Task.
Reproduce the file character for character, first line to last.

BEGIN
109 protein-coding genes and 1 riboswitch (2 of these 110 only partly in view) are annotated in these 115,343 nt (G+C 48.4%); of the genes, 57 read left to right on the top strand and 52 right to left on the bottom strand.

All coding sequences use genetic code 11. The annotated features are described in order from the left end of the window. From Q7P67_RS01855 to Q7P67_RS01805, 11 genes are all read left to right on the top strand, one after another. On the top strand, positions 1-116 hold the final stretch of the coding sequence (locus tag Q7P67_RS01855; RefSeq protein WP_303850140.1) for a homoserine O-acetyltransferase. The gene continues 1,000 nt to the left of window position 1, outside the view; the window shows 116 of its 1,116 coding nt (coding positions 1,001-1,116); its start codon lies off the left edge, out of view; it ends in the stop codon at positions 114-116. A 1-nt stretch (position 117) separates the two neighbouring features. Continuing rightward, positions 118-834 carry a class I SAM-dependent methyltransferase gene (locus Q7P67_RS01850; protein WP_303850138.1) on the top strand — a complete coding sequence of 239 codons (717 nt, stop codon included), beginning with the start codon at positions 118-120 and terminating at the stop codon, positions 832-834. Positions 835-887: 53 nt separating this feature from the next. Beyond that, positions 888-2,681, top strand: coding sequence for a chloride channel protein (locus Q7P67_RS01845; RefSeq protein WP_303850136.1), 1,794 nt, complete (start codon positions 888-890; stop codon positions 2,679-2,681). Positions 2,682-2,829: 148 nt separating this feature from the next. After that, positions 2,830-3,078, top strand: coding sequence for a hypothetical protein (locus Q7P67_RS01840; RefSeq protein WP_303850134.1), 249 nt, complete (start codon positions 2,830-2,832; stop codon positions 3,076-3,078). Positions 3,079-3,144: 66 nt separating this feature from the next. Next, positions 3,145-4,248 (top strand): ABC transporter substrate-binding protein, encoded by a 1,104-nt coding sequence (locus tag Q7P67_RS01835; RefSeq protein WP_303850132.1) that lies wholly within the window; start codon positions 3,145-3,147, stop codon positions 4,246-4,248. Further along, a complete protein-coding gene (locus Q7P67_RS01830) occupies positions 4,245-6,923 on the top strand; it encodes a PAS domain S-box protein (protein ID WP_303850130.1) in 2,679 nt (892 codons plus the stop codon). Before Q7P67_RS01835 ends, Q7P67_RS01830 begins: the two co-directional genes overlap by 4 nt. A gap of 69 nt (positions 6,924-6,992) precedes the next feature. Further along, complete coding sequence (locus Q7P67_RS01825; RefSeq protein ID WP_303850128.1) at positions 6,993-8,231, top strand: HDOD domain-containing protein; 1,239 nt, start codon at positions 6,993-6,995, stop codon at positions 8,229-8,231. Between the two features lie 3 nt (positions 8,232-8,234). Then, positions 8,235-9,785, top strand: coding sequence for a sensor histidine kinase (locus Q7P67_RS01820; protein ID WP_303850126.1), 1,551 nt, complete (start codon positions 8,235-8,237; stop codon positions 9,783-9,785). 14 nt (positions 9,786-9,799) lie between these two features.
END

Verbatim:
109 protein-coding genes and 1 riboswitch (2 of these 110 only partly in view) are annotated in these 115,343 nt (G+C 48.4%); of the genes, 57 read left to right on the top strand and 52 right to left on the bottom strand.

All coding sequences use genetic code 11. The annotated features are described in order from the left end of the window. From Q7P67_RS01855 to Q7P67_RS01805, 11 genes are all read left to right on the top strand, one after another. On the top strand, positions 1-116 hold the final stretch of the coding sequence (locus tag Q7P67_RS01855; RefSeq protein WP_303850140.1) for a homoserine O-acetyltransferase. The gene continues 1,000 nt to the left of window position 1, outside the view; the window shows 116 of its 1,116 coding nt (coding positions 1,001-1,116); its start codon lies off the left edge, out of view; it ends in the stop codon at positions 114-116. A 1-nt stretch (position 117) separates the two neighbouring features. Continuing rightward, positions 118-834 carry a class I SAM-dependent methyltransferase gene (locus Q7P67_RS01850; protein WP_303850138.1) on the top strand — a complete coding sequence of 239 codons (717 nt, stop codon included), beginning with the start codon at positions 118-120 and terminating at the stop codon, positions 832-834. Positions 835-887: 53 nt separating this feature from the next. Beyond that, positions 888-2,681, top strand: coding sequence for a chloride channel protein (locus Q7P67_RS01845; RefSeq protein WP_303850136.1), 1,794 nt, complete (start codon positions 888-890; stop codon positions 2,679-2,681). Positions 2,682-2,829: 148 nt separating this feature from the next. After that, positions 2,830-3,078, top strand: coding sequence for a hypothetical protein (locus Q7P67_RS01840; RefSeq protein WP_303850134.1), 249 nt, complete (start codon positions 2,830-2,832; stop codon positions 3,076-3,078). Positions 3,079-3,144: 66 nt separating this feature from the next. Next, positions 3,145-4,248 (top strand): ABC transporter substrate-binding protein, encoded by a 1,104-nt coding sequence (locus tag Q7P67_RS01835; RefSeq protein WP_303850132.1) that lies wholly within the window; start codon positions 3,145-3,147, stop codon positions 4,246-4,248. Further along, a complete protein-coding gene (locus Q7P67_RS01830) occupies positions 4,245-6,923 on the top strand; it encodes a PAS domain S-box protein (protein ID WP_303850130.1) in 2,679 nt (892 codons plus the stop codon). Before Q7P67_RS01835 ends, Q7P67_RS01830 begins: the two co-directional genes overlap by 4 nt. A gap of 69 nt (positions 6,924-6,992) precedes the next feature. Further along, complete coding sequence (locus Q7P67_RS01825; RefSeq protein ID WP_303850128.1) at positions 6,993-8,231, top strand: HDOD domain-containing protein; 1,239 nt, start codon at positions 6,993-6,995, stop codon at positions 8,229-8,231. Between the two features lie 3 nt (positions 8,232-8,234). Then, positions 8,235-9,785, top strand: coding sequence for a sensor histidine kinase (locus Q7P67_RS01820; protein ID WP_303850126.1), 1,551 nt, complete (start codon positions 8,235-8,237; stop codon positions 9,783-9,785). 14 nt (positions 9,786-9,799) lie between these two features.